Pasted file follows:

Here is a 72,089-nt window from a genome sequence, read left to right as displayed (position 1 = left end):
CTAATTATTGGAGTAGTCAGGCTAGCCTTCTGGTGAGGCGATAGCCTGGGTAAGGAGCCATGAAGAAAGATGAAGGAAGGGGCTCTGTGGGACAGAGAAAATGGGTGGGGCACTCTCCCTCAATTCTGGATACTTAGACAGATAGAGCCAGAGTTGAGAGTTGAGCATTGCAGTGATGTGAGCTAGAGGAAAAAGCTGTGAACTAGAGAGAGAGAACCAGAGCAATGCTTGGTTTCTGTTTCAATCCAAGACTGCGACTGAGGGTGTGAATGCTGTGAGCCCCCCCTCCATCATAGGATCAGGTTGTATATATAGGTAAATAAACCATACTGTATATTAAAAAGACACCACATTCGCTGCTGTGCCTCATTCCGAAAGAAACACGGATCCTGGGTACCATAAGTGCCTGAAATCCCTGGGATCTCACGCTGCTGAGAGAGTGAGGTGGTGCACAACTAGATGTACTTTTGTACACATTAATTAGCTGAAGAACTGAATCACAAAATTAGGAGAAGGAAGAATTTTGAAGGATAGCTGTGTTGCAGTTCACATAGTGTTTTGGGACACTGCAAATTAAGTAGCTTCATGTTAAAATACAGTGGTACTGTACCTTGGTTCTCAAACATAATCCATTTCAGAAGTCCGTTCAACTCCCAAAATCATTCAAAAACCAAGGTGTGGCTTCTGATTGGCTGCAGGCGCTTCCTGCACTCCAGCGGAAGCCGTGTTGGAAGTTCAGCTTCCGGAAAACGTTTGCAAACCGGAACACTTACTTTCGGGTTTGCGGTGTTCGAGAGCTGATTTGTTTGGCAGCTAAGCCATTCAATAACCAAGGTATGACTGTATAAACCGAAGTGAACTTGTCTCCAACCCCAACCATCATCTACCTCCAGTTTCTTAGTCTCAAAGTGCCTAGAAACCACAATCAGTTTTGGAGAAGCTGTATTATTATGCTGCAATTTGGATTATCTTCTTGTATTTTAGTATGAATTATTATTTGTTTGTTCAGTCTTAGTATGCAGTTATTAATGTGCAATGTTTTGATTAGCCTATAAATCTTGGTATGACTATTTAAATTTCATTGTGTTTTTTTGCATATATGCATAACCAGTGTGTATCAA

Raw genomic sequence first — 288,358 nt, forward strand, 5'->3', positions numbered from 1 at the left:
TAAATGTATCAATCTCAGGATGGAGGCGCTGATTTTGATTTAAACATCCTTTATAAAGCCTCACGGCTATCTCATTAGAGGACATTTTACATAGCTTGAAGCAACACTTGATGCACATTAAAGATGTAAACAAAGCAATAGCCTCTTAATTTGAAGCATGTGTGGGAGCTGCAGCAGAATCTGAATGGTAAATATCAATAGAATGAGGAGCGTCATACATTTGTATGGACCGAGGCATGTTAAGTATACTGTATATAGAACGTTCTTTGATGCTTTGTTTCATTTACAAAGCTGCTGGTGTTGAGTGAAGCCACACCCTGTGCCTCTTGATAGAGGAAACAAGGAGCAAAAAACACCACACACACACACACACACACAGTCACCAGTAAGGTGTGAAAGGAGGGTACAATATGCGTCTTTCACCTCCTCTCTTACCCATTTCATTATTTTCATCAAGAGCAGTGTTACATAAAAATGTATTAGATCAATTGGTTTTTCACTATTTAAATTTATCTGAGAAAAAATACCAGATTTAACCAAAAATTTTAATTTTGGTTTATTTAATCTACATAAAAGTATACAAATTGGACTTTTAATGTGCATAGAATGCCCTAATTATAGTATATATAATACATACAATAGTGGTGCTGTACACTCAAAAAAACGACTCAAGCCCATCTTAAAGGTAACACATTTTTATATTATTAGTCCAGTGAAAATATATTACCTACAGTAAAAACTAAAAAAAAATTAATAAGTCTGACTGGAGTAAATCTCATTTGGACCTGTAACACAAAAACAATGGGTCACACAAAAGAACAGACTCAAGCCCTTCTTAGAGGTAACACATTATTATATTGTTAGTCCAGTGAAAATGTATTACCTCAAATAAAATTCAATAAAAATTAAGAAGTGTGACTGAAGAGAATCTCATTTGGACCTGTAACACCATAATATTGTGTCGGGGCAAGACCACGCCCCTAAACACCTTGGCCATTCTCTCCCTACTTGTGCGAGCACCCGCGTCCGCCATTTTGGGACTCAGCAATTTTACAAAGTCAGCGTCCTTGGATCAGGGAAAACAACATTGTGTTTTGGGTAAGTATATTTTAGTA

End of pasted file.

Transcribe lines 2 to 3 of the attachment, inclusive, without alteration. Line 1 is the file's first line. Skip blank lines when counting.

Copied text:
CTAATTATTGGAGTAGTCAGGCTAGCCTTCTGGTGAGGCGATAGCCTGGGTAAGGAGCCATGAAGAAAGATGAAGGAAGGGGCTCTGTGGGACAGAGAAAATGGGTGGGGCACTCTCCCTCAATTCTGGATACTTAGACAGATAGAGCCAGAGTTGAGAGTTGAGCATTGCAGTGATGTGAGCTAGAGGAAAAAGCTGTGAACTAGAGAGAGAGAACCAGAGCAATGCTTGGTTTCTGTTTCAATCCAAGACTGCGACTGAGGGTGTGAATGCTGTGAGCCCCCCCTCCATCATAGGATCAGGTTGTATATATAGGTAAATAAACCATACTGTATATTAAAAAGACACCACATTCGCTGCTGTGCCTCATTCCGAAAGAAACACGGATCCTGGGTACCATAAGTGCCTGAAATCCCTGGGATCTCACGCTGCTGAGAGAGTGAGGTGGTGCACAACTAGATGTACTTTTGTACACATTAATTAGCTGAAGAACTGAATCACAAAATTAGGAGAAGGAAGAATTTTGAAGGATAGCTGTGTTGCAGTTCACATAGTGTTTTGGGACACTGCAAATTAAGTAGCTTCATGTTAAAATACAGTGGTACTGTACCTTGGTTCTCAAACATAATCCATTTCAGAAGTCCGTTCAACTCCCAAAATCATTCAAAAACCAAGGTGTGGCTTCTGATTGGCTGCAGGCGCTTCCTGCACTCCAGCGGAAGCCGTGTTGGAAGTTCAGCTTCCGGAAAACGTTTGCAAACCGGAACACTTACTTTCGGGTTTGCGGTGTTCGAGAGCTGATTTGTTTGGCAGCTAAGCCATTCAATAACCAAGGTATGACTGTATAAACCGAAGTGAACTTGTCTCCAACCCCAACCATCATCTACCTCCAGTTTCTTAGTCTCAAAGTGCCTAGAAACCACAATCAGTTTTGGAGAAGCTGTATTATTATGCTGCAATTTGGATTATCTTCTTGTATTTTAGTATGAATTATTATTTGTTTGTTCAGTCTTAGTATGCAGTTATTAATGTGCAATGTTTTGATTAGCCTATAAATCTTGGTATGACTATTTAAATTTCATTGTGTTTTTTTGCATATATGCATAACCAGTGTGTATCAA

Raw genomic sequence first — 288,358 nt, forward strand, 5'->3', positions numbered from 1 at the left: